on 12/27/99 12:37 AM, Eberhard Pehlemann at firstname.lastname@example.org wrote:
But from my point-of-view there are several arguments against letting the
software do everything (and preventing explicit specification of ligation
behaviour by the author):
1. As I pointed out in my reply to John Jenkins, there are cases where the
software will not be able to determine ligation correctly. (The "Wachstube"
example) In these cases the author MUST explicitly specify ligation. So
Unicode MUST provide means to do so, eather by defining ZWJ or ZWL to be the
character that specifies ligation behaviour in latin scripts. I agree with
Micheal Everson who has claimed the need for such a character.
I haven't seen anyone claim that ligation control should be handled entirely
by software. The OpenType/AAT model is explicitly opposed to that
assumption. The end user still has complete control over the process. The
software merely enables this and provides default behavior.
2. Software can do a lot, but does it do so? I am pretty sure that there
does not exist a single text editor that handles all blackletter ligatures.
But even in the much more common case of roman fonts and the fi, ffi, ffl …
ligatures: How many programs actually use ligature shapes to display these
character sequences? And how much money do they cost?
It would be possible to write such an editor for Mac OS 9 in about a page of
code. We're working on sample code and demo applications to show how this
can be done. And it's been possible to do ever since we released the late
lamented GX five years ago.
Adobe InDesign‹and admittedly non-cheap program‹can handle an awful lot of
Latin ligatures. I believe it could handle anything you put in your
OpenType font, at least manually. Given InDesign's extensive plug-in
architecture, it would be possible to get it to do whatever you want.
3. With the OpenType or related fonts every font designer can offer ligature
shapes in his fonts. I would like to do so for the (few?) people that like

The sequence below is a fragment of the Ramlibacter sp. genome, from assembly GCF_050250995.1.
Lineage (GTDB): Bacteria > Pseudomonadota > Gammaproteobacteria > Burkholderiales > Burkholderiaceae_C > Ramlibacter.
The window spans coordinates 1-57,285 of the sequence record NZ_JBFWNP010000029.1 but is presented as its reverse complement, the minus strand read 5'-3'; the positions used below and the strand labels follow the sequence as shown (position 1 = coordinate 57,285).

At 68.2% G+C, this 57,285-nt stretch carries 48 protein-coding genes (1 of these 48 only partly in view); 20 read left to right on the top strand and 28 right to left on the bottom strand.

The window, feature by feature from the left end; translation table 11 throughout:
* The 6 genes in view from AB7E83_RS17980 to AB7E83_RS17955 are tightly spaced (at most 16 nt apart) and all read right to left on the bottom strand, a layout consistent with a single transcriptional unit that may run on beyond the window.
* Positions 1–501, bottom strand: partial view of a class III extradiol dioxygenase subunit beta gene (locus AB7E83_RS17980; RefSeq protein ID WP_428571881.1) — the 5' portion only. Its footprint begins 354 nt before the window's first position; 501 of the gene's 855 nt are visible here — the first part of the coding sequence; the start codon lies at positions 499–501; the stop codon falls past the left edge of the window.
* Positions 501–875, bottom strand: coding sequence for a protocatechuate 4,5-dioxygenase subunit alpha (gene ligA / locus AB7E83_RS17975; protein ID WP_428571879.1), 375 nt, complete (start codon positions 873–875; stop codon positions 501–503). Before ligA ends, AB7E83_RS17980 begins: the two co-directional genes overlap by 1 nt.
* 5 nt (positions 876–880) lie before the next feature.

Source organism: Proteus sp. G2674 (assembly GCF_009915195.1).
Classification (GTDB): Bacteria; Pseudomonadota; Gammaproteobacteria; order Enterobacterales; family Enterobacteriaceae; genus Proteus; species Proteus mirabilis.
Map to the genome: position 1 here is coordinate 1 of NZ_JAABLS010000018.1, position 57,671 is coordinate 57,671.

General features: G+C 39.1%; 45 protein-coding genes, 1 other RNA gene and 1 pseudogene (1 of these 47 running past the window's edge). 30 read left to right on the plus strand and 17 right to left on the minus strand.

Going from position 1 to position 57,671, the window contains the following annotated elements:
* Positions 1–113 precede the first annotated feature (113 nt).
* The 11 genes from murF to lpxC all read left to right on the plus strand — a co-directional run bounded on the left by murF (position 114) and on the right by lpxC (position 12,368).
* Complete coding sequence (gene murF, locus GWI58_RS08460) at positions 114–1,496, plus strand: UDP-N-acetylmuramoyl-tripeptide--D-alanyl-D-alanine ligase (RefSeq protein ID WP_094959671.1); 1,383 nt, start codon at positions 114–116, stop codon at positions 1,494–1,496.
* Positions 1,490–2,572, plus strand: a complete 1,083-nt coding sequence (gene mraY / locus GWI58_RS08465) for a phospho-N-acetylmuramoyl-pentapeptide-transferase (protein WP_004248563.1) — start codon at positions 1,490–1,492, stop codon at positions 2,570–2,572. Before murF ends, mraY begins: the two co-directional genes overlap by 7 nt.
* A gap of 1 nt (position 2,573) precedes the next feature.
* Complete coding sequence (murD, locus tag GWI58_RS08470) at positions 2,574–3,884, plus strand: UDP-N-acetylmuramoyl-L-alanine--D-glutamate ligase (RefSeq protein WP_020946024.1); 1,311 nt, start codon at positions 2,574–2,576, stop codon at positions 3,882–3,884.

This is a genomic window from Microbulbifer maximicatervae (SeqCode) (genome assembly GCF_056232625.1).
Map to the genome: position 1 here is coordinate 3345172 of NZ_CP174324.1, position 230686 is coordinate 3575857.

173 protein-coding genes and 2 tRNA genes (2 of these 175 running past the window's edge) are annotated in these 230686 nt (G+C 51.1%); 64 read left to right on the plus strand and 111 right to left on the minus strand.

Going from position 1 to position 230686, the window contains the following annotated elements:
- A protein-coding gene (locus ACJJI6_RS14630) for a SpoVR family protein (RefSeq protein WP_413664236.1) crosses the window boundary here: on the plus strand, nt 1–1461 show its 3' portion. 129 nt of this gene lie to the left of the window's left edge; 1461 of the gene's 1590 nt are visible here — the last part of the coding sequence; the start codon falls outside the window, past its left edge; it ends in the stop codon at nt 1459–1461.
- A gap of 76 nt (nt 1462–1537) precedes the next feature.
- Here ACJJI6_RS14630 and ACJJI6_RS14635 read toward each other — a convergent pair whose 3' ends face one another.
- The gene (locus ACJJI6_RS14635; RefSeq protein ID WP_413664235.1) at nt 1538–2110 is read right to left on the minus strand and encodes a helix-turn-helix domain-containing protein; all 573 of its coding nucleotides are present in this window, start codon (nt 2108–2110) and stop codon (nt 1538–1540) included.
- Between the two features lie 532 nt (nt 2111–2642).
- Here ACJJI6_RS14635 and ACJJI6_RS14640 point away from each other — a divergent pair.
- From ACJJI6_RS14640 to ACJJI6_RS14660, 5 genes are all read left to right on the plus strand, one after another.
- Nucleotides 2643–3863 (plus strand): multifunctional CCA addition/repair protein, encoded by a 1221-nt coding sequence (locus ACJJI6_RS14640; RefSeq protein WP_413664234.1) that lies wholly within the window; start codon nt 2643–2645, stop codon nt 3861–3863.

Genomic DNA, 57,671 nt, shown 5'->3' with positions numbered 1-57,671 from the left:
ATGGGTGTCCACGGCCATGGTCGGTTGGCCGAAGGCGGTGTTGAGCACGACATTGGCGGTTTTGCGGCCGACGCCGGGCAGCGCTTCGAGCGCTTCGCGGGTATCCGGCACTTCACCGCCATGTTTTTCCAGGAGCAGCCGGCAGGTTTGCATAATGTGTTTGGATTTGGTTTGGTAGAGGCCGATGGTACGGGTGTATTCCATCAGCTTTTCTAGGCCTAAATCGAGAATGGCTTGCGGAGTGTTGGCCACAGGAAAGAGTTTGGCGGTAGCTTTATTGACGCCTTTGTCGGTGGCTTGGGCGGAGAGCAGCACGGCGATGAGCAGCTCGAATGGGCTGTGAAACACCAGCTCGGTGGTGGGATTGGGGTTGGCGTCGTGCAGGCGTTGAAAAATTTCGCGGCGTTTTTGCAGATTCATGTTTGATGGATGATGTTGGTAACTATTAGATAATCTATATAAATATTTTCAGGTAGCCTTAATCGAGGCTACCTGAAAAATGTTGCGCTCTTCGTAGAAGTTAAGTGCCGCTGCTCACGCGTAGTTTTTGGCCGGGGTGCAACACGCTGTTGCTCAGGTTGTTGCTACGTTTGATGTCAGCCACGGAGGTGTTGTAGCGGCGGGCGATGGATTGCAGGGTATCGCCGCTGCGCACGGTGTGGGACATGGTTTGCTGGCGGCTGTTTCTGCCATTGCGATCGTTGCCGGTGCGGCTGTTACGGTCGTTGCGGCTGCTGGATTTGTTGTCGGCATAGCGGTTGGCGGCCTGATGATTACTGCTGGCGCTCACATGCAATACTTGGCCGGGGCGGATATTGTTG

blackletter fonts. If there was a ZWJ or an official declaration that
Unicode ZWJ and ZWNJ should be used to force or prohibit ligation in latin
scripts, then every writer could use the ligature shapes offerd by the
fonts. He would need only basic software abilities built-in to the operating
system and thus also accessible from small and affordable applications. He
would not need to by Indesign and then see that he gets fi ligatures but
doesn't get others like sch, tz or ft in Fraktur.
There are two issues here. One is getting system software support. The
other is getting applications to take advantage of the system software
support. The latter can be an enormous uphill battle, as our experience
getting people to support ATSUI shows.
The former is also enormously problematical. The problem is that the
TrueType spec doesn't offer any direct support for mapping multiple
characters to single glyphs‹the presumption is that this is handled in the
AAT/OpenType tables. I don't know how OpenType libraries like UniScribe or
CoolType work, but I know enough about the guts of ATSUI to say that it
would be fairly difficult to get it to handle ZWL; ZWNL would be
comparatively simple. I would imagine that OpenType would have similar
problems. Basically ZWL would be useless except for a plain-text exchange
mechanism, and even there it would be problematical.
Be aware of this: Any architectural change to Unicode requires applications
(and usually system software) be rewritten. Old applications won't simply
pick up the new support automatically. (Well, this isn't quite true.
ATSUI-savvy apps would.)
I think it's a bit on the naïve side to assume that just adding ZWL would
solve the problem. We'd be three or four years at best before we'd get
support at the OS level and then down to the app level. The point is that
there is already a mechanism in place on both Windows and the Mac that can
solve the problem. We'd be far better off IMHO to define exchange formats
for cross-platform use that includes ligation information.
4. What about portability and exchangeability of text fragments, if one
program handles ligatures and another does not? Should we forget copy and
paste, because ligation information simply gets lost when pasting from one
application to another? ZWJ ore ZWL would certainly not get lost in this
Again, this is also true for typeface selection, italics, boldface, point
size, super- and subscripting, all of which carry semantic information.
Apple's solution has been to define a common rich-text exchange format. Mac
applications since 1984 have been able to interchange formatting information
back and forth. ATSUI apps can do the same, and this includes ligature
The discussion which arose from my first mail is still going on. I feel that
the problem of ligatures in the latin script is not yet solved. I think that
it should be solved inside Unicode by defining control characters that
explicitly define ligation behavior. These controls then could be used in
conjunction with OpenType font tables to provide an almost
application-independent means of controlling ligature display.
Again, I disagree. If you're using OpenType or AAT tables (or equivalent
rendering technologies), you don't need the controls in plain text; and if
you're not, they won't do you any good.
John H. Jenkins
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